3.  For example, then Christian's lifestyle is related to understanding we have this new life. We have a new life in Christ. This is the emphasis in the first half dozen verses in Romans chapter six. Because we have been identified with Christ in His death burial and resurrection we become a new creature in Christ and are given a new life. Now that we have this new life we are to live in a way that reflects the standards for that new life. Romans 6:4 NASB "Therefore we have been buried with Him through baptism into death, so that as Christ was raised from the dead through the glory of the Father, so we too might walk in newness of life." So we are to walk in this new category of life. But we don't always do that; we often fail. We often live like we did before we were saved, and that is called living according to the sin nature, living according to the flesh.

4.  We only have two options in the Scriptures as to how we walk. We walk either according to the flesh, the sin nature, or we walk according to the Spirit. Romans 8:3, 4 NASB "For what the Law could not do, weak as it was through the flesh, God {did:} sending His own Son in the likeness of sinful flesh and {as an offering} for sin, He condemned sin in the flesh, so that the requirement of the Law might be fulfilled in us, who do not walk according to the flesh but according to the Spirit." At any given time we are either conducting our life according to the sin nature or we are conducting our life according to the Holy Spirit. This is also seen in other passages such as Romans 13:12-14 where Paul uses the contrast between night and day. NASB "The night is almost gone, and the day is near. Therefore let us lay aside the deeds of darkness and put on the armor of light. Let us behave properly as in the day, not in carousing and drunkenness, not in sexual promiscuity and sensuality, not in strife and jealousy. But put on the Lord Jesus Christ, and make no provision for the flesh in regard to {its} lusts." "But put on the Lord Jesus Christ." That comes as we learn the Word of God and we learn to think as Christ thinks and according to divine revelation. Galatians 5:16, 17 has the same contrast.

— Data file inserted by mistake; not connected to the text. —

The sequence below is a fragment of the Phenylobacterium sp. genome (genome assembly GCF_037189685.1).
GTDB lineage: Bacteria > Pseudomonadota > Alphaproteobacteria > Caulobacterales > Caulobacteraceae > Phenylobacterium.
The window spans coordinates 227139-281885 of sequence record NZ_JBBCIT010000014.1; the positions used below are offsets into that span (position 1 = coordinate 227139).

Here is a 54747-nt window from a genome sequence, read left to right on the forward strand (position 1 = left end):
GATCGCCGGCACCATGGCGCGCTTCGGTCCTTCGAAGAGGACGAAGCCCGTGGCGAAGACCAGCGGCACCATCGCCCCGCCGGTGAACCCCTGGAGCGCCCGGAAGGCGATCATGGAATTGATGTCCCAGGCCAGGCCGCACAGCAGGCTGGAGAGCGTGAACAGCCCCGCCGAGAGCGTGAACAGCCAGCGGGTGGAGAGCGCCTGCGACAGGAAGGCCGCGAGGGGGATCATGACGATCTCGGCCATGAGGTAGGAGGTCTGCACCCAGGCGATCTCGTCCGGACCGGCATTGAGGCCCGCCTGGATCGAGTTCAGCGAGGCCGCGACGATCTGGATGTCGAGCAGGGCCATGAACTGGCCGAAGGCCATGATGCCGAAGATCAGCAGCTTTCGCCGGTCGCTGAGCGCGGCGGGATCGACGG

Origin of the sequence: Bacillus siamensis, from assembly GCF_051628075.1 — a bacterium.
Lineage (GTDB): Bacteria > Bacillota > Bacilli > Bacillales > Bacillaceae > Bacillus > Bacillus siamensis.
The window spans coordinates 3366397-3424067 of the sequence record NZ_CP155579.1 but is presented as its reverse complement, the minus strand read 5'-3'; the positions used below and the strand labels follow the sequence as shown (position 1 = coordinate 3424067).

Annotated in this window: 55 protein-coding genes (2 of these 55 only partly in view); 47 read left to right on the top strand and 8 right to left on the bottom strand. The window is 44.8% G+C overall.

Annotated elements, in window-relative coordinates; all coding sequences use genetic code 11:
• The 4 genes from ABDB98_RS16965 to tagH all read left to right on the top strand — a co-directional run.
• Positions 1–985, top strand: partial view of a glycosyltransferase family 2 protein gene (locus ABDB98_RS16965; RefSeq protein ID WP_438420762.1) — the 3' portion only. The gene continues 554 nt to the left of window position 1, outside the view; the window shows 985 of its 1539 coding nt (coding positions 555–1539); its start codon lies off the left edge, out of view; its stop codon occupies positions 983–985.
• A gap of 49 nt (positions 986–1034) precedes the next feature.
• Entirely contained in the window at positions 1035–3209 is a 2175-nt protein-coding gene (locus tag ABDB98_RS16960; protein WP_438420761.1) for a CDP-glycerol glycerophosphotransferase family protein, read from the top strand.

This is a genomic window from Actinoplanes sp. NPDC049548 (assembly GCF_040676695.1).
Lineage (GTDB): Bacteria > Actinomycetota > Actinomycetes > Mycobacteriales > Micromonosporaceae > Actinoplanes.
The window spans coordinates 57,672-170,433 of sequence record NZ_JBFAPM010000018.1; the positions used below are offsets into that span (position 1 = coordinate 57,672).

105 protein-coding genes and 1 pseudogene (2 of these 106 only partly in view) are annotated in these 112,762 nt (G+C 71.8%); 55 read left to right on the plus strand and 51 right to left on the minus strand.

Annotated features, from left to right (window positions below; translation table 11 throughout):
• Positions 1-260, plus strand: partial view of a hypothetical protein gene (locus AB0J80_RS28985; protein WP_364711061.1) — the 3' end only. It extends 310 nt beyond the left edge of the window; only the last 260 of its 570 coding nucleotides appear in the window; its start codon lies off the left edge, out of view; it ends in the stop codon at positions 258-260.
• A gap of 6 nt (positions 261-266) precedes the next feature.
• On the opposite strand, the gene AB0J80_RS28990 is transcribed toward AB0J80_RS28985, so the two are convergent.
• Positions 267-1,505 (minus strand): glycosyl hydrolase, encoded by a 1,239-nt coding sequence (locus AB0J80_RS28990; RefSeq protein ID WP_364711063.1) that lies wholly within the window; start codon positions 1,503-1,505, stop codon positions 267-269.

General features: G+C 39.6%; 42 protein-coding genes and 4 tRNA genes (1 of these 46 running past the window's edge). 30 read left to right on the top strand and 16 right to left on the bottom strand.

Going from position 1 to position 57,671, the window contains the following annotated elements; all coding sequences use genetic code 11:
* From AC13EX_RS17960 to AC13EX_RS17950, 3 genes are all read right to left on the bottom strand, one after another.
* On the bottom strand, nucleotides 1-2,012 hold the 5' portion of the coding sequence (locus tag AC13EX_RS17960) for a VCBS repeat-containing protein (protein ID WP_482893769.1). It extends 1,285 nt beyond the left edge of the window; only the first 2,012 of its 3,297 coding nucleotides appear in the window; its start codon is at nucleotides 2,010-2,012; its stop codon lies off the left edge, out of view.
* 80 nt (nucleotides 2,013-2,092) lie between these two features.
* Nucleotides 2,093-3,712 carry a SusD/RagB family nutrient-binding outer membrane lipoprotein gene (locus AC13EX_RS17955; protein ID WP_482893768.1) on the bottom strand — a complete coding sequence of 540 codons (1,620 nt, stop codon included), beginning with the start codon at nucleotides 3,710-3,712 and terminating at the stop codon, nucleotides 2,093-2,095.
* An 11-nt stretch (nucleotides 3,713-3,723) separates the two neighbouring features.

5.  In walking by the Spirit we walk by faith. That is not in contrast to reason; that is faith in the Word of God. We have to understand the Word of God and trust it and believe it to be true, and implement that in our daily life. 2 Corinthians 5:7 NASB "for we walk by faith, not by sight."